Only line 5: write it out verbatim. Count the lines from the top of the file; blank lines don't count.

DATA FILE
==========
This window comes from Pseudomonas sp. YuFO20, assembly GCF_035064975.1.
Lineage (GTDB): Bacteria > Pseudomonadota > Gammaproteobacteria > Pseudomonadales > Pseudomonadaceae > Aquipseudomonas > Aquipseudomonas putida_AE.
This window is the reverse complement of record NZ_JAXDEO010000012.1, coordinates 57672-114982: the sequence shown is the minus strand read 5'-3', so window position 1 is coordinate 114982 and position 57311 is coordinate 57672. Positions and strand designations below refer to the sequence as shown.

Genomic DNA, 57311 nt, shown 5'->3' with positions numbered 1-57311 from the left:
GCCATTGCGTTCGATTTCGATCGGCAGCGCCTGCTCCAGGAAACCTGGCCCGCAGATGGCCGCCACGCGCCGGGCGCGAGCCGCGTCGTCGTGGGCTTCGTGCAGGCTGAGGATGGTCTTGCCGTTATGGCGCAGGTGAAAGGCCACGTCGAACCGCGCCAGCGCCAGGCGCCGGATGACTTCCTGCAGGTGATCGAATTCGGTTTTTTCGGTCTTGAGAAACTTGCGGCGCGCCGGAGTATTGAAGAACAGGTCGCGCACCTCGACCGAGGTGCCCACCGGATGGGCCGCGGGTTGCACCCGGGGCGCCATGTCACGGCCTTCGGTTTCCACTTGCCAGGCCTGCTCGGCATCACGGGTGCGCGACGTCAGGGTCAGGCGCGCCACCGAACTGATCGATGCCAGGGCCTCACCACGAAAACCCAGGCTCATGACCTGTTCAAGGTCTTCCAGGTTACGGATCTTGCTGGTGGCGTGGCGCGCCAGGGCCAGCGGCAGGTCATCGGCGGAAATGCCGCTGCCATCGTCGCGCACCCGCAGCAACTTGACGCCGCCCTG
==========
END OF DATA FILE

GCCATTGCGTTCGATTTCGATCGGCAGCGCCTGCTCCAGGAAACCTGGCCCGCAGATGGCCGCCACGCGCCGGGCGCGAGCCGCGTCGTCGTGGGCTTCGTGCAGGCTGAGGATGGTCTTGCCGTTATGGCGCAGGTGAAAGGCCACGTCGAACCGCGCCAGCGCCAGGCGCCGGATGACTTCCTGCAGGTGATCGAATTCGGTTTTTTCGGTCTTGAGAAACTTGCGGCGCGCCGGAGTATTGAAGAACAGGTCGCGCACCTCGACCGAGGTGCCCACCGGATGGGCCGCGGGTTGCACCCGGGGCGCCATGTCACGGCCTTCGGTTTCCACTTGCCAGGCCTGCTCGGCATCACGGGTGCGCGACGTCAGGGTCAGGCGCGCCACCGAACTGATCGATGCCAGGGCCTCACCACGAAAACCCAGGCTCATGACCTGTTCAAGGTCTTCCAGGTTACGGATCTTGCTGGTGGCGTGGCGCGCCAGGGCCAGCGGCAGGTCATCGGCGGAAATGCCGCTGCCATCGTCGCGCACCCGCAGCAACTTGACGCCGCCCTG